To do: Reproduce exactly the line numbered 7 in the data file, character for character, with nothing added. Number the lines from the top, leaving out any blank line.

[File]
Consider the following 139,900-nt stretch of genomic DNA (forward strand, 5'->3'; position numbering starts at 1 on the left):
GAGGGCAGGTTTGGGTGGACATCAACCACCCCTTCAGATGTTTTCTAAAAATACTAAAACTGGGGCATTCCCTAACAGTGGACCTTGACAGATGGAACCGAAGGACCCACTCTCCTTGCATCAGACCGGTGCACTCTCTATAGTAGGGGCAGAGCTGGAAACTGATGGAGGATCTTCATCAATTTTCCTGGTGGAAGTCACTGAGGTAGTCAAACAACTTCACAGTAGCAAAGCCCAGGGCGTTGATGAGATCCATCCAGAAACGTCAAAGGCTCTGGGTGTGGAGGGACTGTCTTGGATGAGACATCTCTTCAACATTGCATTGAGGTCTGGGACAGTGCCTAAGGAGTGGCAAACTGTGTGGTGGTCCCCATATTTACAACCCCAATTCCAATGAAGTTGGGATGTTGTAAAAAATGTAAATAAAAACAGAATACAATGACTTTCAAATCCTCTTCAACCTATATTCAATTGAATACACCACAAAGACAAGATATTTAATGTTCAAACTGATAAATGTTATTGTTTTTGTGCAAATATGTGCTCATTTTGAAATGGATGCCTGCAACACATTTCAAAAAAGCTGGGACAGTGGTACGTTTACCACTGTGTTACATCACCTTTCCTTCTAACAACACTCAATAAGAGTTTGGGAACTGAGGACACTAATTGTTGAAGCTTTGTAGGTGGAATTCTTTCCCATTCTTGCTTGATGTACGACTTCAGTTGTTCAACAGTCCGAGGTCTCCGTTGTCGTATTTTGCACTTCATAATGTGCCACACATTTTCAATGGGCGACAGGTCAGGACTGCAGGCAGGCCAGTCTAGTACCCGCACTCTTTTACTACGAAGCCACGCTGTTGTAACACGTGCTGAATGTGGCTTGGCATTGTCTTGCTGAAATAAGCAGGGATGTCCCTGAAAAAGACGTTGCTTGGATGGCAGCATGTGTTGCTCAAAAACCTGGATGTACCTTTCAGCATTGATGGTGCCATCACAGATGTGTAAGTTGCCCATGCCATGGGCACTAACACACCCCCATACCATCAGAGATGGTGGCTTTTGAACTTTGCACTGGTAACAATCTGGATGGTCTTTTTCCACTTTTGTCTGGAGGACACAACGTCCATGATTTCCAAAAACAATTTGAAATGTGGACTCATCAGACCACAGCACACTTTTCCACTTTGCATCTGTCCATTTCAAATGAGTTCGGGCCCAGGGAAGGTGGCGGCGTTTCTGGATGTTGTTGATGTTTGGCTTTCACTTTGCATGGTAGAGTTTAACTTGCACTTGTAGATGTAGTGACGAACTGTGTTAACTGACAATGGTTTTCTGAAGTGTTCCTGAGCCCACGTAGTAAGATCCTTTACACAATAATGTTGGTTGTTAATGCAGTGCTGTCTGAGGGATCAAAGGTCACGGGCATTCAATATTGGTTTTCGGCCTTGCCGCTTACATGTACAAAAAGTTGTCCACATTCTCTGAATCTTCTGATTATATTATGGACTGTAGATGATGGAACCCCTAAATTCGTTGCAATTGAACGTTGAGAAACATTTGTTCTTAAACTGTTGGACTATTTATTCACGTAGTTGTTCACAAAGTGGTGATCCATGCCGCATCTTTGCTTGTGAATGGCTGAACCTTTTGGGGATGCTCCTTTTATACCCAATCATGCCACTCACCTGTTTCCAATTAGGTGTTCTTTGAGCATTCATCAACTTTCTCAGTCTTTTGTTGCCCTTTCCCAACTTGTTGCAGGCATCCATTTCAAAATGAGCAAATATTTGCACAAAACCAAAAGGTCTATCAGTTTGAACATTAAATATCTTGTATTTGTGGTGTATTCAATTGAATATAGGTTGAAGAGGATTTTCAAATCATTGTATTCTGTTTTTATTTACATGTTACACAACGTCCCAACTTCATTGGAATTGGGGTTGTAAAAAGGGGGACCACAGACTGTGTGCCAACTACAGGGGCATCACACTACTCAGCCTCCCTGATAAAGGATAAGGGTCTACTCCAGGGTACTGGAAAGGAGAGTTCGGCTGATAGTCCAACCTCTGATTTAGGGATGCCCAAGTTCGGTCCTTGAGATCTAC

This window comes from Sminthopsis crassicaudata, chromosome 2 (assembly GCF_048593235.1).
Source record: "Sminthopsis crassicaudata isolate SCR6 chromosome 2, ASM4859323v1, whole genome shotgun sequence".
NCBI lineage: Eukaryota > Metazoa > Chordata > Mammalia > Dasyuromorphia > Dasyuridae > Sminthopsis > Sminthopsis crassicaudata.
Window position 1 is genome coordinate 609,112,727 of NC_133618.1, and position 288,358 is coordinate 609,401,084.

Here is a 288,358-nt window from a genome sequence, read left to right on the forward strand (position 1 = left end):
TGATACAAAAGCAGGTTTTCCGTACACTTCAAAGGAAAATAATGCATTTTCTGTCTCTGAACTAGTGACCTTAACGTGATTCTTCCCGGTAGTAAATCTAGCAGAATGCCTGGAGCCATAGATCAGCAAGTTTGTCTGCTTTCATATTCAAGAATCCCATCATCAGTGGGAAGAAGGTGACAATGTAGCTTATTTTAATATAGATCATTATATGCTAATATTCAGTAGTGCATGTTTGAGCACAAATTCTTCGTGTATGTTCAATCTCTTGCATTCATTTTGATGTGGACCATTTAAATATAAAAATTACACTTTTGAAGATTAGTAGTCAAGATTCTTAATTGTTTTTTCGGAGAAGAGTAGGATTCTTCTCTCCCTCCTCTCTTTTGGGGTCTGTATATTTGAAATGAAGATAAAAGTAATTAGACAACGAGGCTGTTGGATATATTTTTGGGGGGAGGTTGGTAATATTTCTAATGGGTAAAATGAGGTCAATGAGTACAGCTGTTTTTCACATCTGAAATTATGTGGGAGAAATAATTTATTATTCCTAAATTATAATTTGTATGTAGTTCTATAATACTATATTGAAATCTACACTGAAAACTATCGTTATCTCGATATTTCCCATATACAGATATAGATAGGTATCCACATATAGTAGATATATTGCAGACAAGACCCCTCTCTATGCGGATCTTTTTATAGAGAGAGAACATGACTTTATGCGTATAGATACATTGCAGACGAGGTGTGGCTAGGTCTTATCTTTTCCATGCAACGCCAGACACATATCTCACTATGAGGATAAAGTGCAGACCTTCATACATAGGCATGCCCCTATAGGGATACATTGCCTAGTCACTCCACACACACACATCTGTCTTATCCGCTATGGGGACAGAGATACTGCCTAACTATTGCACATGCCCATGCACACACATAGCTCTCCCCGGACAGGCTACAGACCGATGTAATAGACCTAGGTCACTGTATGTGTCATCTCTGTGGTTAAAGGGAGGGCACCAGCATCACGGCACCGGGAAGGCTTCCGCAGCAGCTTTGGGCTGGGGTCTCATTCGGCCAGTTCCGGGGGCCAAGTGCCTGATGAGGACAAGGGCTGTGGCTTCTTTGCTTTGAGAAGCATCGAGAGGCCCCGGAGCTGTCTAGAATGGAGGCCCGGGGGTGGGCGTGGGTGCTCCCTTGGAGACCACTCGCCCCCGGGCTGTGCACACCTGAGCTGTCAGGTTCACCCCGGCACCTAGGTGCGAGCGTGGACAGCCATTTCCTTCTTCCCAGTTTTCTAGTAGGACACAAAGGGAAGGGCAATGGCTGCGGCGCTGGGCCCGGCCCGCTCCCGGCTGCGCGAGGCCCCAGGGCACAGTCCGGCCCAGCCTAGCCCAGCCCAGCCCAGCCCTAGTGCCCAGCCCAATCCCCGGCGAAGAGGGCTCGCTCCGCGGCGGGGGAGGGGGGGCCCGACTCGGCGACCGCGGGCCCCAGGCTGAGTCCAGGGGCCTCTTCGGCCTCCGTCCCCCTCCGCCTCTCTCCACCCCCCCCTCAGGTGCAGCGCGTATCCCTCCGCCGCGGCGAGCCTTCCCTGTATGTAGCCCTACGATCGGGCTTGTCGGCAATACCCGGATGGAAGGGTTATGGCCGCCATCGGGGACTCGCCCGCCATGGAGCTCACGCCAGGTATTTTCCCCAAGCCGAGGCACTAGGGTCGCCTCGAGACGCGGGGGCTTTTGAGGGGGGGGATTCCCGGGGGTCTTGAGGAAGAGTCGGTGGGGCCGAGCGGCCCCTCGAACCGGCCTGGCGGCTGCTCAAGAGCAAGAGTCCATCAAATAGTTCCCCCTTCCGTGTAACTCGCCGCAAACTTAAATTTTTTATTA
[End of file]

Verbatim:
Here is a 288,358-nt window from a genome sequence, read left to right on the forward strand (position 1 = left end):